I am 46 years old and in my second year of an MSc degree in Social Work. I was one of 5 children raised by both parents who struggled financially due to unemployment. I left school at the age of 16 with two standard grades- Music and Art. I then went onto work in a shoe shop under the Youth Training Scheme (YTS). At the age of 17 in 1988 I started working in an electronics factory, this led me to working in international companies. However, as the electronic industry began to decline, with many people facing redundancies, I decided to take the step and go to college where I achieved a national certificate and higher national certificate (HNC) in social care in 2005.
It’s near spring and this year has been busy so far but we are very pleased to be back with our readers. In this article, Christelle Pellecuer, expert make-up artist with tremendous experience and high many high profile clients and events across the UK shares her experience as a make-up artist and lessons she learnt along the way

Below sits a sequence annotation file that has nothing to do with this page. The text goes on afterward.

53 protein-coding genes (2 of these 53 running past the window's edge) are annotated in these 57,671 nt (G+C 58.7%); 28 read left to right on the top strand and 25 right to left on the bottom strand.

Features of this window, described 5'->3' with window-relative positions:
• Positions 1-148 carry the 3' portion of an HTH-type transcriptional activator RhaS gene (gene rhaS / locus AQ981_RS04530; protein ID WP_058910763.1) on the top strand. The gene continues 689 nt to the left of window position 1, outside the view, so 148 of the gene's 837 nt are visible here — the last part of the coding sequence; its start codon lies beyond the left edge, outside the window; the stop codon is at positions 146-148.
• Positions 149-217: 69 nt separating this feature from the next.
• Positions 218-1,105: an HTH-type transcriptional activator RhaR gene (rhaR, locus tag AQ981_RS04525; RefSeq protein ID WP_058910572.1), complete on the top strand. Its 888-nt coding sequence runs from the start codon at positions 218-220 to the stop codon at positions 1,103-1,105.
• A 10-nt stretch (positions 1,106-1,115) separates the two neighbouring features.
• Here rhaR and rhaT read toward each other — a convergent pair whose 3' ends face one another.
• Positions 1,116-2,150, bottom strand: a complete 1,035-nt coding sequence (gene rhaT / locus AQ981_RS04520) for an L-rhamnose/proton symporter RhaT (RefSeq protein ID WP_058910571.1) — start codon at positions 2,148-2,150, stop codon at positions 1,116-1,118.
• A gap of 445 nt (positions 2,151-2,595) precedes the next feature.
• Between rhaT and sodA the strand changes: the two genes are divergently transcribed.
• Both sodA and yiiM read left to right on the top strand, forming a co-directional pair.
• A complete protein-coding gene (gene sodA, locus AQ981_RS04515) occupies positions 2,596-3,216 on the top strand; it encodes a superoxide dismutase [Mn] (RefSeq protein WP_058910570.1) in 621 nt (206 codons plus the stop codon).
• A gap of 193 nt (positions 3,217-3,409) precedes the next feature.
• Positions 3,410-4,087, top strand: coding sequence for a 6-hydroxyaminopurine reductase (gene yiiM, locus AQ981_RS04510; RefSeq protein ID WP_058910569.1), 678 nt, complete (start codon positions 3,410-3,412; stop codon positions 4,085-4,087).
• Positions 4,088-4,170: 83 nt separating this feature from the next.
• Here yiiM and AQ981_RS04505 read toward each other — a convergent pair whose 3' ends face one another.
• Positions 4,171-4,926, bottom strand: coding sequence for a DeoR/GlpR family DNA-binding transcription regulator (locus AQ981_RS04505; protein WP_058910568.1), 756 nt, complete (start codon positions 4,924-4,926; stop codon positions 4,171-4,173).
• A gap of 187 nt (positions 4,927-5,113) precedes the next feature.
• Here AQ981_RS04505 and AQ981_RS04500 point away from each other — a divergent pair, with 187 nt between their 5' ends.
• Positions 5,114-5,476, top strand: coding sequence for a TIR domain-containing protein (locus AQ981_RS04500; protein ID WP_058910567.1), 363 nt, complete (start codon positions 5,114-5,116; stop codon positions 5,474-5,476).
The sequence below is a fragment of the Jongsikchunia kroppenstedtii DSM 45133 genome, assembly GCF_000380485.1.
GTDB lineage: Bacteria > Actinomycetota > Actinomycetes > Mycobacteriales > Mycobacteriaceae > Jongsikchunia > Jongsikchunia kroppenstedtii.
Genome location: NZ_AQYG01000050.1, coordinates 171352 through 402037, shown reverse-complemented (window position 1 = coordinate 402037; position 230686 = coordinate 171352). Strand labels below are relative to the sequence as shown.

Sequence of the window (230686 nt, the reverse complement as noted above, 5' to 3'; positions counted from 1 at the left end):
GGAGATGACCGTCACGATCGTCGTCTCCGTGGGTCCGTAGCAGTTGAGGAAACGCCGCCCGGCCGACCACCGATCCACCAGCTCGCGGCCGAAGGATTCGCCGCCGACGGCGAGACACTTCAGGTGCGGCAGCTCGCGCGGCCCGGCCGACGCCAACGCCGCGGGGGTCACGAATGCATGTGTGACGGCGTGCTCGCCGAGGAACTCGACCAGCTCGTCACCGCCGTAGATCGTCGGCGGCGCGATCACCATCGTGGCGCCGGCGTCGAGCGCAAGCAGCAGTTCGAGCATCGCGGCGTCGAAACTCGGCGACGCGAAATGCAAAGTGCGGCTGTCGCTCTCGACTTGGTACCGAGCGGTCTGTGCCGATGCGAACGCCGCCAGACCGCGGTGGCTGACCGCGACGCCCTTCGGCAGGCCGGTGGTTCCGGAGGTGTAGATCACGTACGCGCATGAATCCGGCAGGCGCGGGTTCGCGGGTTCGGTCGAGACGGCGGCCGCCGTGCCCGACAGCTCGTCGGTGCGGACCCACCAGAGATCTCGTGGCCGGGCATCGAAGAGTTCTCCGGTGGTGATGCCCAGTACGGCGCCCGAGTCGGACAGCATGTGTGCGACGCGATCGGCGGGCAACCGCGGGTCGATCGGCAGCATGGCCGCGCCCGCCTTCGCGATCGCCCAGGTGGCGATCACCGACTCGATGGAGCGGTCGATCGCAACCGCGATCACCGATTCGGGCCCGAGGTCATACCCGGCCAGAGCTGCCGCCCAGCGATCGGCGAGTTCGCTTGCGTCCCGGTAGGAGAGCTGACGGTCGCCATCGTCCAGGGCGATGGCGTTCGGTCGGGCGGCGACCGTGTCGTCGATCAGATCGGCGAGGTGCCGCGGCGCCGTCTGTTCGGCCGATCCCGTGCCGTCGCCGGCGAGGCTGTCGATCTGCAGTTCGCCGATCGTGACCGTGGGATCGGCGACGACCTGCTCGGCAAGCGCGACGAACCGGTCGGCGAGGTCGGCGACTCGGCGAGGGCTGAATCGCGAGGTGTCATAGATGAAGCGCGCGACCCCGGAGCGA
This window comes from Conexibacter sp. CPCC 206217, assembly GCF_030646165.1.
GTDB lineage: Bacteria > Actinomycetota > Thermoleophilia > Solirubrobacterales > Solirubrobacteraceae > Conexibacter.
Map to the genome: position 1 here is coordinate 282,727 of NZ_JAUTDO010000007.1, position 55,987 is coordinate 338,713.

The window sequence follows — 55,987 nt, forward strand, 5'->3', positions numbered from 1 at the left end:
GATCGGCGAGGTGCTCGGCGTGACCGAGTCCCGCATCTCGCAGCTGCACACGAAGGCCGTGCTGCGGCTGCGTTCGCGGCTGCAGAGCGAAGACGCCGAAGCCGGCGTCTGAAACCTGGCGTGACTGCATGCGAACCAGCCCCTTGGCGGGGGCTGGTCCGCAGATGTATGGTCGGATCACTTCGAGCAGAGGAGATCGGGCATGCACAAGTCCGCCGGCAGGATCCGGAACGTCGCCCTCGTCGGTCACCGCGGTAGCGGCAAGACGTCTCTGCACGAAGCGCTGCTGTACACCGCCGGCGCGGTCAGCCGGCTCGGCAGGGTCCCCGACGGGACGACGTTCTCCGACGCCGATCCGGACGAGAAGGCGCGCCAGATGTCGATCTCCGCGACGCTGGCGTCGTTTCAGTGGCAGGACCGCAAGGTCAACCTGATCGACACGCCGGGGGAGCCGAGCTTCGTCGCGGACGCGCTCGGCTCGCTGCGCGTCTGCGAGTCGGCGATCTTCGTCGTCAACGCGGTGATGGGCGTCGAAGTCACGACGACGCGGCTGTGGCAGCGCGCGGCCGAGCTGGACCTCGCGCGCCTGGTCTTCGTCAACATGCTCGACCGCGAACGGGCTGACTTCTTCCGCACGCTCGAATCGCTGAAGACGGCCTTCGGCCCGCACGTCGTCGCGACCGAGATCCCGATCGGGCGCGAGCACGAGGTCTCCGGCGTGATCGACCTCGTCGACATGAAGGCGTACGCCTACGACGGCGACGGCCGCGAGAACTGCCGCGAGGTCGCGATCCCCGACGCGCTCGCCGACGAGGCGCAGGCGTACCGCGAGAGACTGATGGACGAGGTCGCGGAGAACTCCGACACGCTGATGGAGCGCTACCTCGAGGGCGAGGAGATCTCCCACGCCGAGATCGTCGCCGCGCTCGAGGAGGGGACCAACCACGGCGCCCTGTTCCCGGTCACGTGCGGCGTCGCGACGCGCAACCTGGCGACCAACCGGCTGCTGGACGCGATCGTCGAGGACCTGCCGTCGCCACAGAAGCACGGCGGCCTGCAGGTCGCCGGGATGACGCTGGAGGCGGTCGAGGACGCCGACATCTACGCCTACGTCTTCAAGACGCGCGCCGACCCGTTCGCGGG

Did you know? – In 2015 alone, the beauty industry generated $56.2 billion in the United States, with hair and skincare growing very fast and projected to generate revenues of near $11 billion by 2018.
Christelle was born in Madagascar, raised in South of France and now lives in the UK. Christelle has been working as a makeup artist specialised in the fashion and editorial since 2010. Christelle has worked on many different aspects of the fashion industry including music videos, TV shows, magazine shoots, product launch and fashion shows. Her work has been published in several magazines for example The Resident, a South West London magazine.